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Leonard Garment
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Attorney
    (May 11, 1924-July 13, 2013)
    Born in Brooklyn, New York
    White House Counsel (1973-74)
    US representative to the UN Commission on Human Rights (1975-77)
    Post White House clients included Oral Roberts, Ed Meese and Marc Rich
    Wrote 'Crazy Rhythm: From Brooklyn and Jazz to Nixon's White House, Watergate and Beyond' (1997) and 'In Search of Deep Throat' (2000)
    Received the National Medal of the Arts as an art patron and advocate (2005)
    He joined the Nixon administration despite having voted for Kennedy over Nixon in 1960.
    He said he got the post as White House Counsel because he was 'the last staffer who (a) had a license to practice law and (b) was not a potential indictee.'
    He likened the press conference where he first presented the Nixon administration's explanation of Watergate to 'a public stoning.' (May 22, 1973)
    At Nixon's behest, he asked Attorney General Elliot Richardson to fire Watergate prosecutor Archibald Cox, triggering the chain of resignations and firings dubbed the 'Saturday Night Massacre.' (October 20, 1973)
    He developed the 'executive privilege' argument for not turning over the White House tapes, which was rejected by the Supreme Court.
    He concluded that Deep Throat was strategist Pete Sears, and accused Woodward and Bernstein of lying when they publicly said Sears wasn't the right man.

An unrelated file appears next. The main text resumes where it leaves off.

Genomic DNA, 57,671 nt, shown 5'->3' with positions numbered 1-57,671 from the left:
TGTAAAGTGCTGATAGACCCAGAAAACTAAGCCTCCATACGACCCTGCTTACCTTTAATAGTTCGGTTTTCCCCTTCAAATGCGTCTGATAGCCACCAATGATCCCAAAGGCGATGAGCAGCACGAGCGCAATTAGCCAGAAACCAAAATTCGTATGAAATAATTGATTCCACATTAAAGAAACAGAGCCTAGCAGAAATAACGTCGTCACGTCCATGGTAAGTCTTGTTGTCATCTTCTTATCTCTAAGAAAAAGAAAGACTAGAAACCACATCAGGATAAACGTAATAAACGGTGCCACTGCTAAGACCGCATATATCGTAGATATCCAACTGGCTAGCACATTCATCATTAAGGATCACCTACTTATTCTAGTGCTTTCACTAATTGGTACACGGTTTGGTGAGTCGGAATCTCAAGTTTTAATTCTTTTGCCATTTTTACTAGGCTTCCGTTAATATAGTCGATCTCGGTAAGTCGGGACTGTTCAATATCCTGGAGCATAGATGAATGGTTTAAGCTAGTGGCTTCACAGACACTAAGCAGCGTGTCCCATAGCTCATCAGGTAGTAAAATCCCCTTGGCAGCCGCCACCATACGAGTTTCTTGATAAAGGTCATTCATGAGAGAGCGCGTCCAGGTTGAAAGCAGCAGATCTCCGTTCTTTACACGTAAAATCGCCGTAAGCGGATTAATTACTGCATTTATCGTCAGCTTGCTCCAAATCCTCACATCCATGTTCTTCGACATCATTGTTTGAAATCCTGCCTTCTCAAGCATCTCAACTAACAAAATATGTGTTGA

Deep Throat turned out to be FBI agent Mark Felt, who Garment had dismissed because Deep Throat 'simply did not sound to me like a career FBI man.'
    He helped pay for college by playing sax and clarinet in the band of Woody Herman.
    He graduated first in his class from law school.
    William Safire called him 'the resident liberal conscience' of the Nixon administration.'
    He persuaded Nixon not to destroy the Watergate tapes by pointing out it would be obstruction of justice. (Although he later said that while sound legal advice, it may not have been the best move politically.)
    He resigned as White House counsel after Nixon 'went over the line' and suggested fabricating a tape recording to comply with a subpoena.
    The night before resigning, Nixon called him and said, 'I'm sorry I let you down, Len.'

Credit: C. Fishel


    In 2018, Out of 3 Votes: 66.67% Annoying
    In 2018, Out of 4 Votes: 75.00% Annoying
    In 2017, Out of 8 Votes: 50.0% Annoying
    In 2016, Out of 1 Votes: 100% Annoying
    In 2015, Out of 7 Votes: 57.14% Annoying
    In 2014, Out of 18 Votes: 50.0% Annoying
    In 2013, Out of 123 Votes: 65.85% Annoying
 
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